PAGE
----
The Plaintiff enrolled in a variable annuity program provided by AXA Equitable Life Insurance Co. The Plaintiff was permitted to direct her contributions to a number of investment portfolios, which included several AXA Funds. On July 21, 2011, the Plaintiff filed a Complaint against AXA and its affiliate investment management company, alleging that AXA charged excessive investment management fees to the AXA Funds, in violation of Section 36(b) of the Investment Company Act of 1940.
The Complaint asserted that AXA charged investment management fees to its Funds and then remitted a small portion of the fees to a group of sub-advisors that were providing the actual investment management services. AXA retained the majority of the fees itself to compensate primarily for supervisory services relating to the sub-advisors.
After the Defendants filed a Motion to Dismiss the Complaint for lack of statutory standing, the Plaintiff filed an Amended Complaint, re-asserting her claim on excessive fees and raising two new claims: (1) a claim under Sections 26(f) and 47(b) of the Investment Company Act, which alleges that because AXA charges excessive management fees, the fees charged under the Plaintiff's variable annuity contract are also unreasonable; and (2) a claim for unjust enrichment. The plaintiff also added a claim that AXA's administrative fees were excessive because it delegated almost all of the work to a sub-administrator, while retaining for itself approximately 90% of the administrative fees charged to the Funds.
In December 2011, the Defendants filed a Motion to Dismiss the Amended Complaint. The primary argument advanced by the Defendants was that the Plainfiff did not have statutory standing as a "security holder" of the AXA Funds under the Investment Company Act, as a result of the fact that she only owned units in a separate account invested in mutual funds.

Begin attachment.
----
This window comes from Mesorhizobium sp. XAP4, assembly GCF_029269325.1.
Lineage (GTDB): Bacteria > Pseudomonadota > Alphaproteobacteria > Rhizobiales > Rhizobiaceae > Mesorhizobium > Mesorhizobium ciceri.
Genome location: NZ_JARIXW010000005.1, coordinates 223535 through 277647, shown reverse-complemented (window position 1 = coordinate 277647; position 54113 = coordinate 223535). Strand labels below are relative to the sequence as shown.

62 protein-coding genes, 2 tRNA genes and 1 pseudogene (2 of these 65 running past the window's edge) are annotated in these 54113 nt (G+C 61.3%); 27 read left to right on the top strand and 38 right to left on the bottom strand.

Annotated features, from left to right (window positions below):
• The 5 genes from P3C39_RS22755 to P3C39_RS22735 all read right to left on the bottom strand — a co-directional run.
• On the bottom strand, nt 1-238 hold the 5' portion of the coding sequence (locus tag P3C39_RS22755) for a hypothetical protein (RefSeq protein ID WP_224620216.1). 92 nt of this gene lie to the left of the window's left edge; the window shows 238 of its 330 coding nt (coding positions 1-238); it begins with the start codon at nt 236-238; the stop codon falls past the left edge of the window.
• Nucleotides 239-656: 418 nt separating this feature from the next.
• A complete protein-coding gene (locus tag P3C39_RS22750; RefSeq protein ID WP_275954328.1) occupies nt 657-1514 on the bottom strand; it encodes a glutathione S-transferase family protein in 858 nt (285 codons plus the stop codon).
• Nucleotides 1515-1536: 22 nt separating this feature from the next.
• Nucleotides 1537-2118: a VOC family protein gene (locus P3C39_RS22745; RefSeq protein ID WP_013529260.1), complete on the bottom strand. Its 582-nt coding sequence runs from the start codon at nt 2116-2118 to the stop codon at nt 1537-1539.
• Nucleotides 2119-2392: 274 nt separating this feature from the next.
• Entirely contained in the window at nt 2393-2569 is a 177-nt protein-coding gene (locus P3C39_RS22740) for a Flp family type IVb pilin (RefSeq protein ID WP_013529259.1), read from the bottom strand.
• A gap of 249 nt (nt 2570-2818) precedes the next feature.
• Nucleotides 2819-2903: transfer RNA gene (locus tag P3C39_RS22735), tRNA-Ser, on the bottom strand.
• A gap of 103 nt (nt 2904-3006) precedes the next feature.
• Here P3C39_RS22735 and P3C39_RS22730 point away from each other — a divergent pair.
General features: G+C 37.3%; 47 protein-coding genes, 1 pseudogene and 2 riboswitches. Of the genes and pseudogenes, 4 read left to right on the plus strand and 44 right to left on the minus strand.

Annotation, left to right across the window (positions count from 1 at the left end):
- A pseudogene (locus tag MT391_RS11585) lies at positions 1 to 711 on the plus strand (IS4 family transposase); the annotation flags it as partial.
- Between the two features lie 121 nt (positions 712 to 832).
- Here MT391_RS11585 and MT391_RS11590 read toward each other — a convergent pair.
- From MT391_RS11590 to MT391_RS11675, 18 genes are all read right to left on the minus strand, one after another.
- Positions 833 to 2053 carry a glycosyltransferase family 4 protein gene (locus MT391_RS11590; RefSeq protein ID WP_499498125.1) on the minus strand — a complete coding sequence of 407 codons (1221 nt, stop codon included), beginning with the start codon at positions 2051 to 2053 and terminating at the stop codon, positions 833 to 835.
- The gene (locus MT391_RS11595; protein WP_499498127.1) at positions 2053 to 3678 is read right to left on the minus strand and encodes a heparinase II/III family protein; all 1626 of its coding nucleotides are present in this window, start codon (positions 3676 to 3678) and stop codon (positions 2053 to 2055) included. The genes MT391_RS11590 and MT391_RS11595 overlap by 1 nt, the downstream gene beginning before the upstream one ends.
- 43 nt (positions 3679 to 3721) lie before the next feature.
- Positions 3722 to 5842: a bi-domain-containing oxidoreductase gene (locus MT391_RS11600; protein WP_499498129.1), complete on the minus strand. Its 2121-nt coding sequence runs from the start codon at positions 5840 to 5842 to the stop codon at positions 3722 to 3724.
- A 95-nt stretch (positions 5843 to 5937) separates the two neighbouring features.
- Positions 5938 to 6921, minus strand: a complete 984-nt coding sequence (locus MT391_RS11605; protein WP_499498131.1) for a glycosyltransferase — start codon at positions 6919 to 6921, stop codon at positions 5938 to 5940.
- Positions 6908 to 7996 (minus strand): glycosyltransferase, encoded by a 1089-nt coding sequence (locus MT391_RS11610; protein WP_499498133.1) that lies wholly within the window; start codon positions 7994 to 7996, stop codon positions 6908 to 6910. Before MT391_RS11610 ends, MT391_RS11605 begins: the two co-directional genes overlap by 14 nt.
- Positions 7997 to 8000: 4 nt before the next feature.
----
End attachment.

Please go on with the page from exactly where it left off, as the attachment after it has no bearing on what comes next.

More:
On September 25, 2012, the District Court denied the Defendants' Motion to Dismiss on the claim of excessive fees. The Court ruled that the Plaintiff was a "security holder" of the AXA Funds and, thus, has statutory standing to bring this case. The Court did grant a Motion to Dismiss on the Plaintiff's unjust enrichment claim and so the case will now proceed to trial on the alleged violation of Section 36(b) of the Investment Company Act.
This case has been consolidated with Sanford v. AXA Equitable Funds Management. The Plaintiffs have made a demand for a jury trial in both cases and, on July 3, 2013, the Magistrate Judge assigned to this litigation filed a Report and Recommendation in opposition to a right to trial by jury. The Magistrate Judge concluded that a Section 36(b) claim for breach of fiduciary duty is a claim for equitable restitution,and, as such, is not entitled to a jury trial under the Seventh Amendment to the U.S. Constitution. On August 15, 2013, the Court accepted the Magistrate's Report and Recommendation on this issue of a jury trial.
AXA filed a motion for summary judgment in January 2015; and the plaintiffs' opposition brief has been placed under seal because of the proprietary information included in it. The Court denied AXA's motion for summary judgment on August 6, 2015. The trial in this case was scheduled to begin in January 2016.
After trial, the District Court ruled in August 2016 that the plaintiffs failed to meet their burden that AXA breached its fiduciary duty in violation of section 36(b) of the Investment Company Act.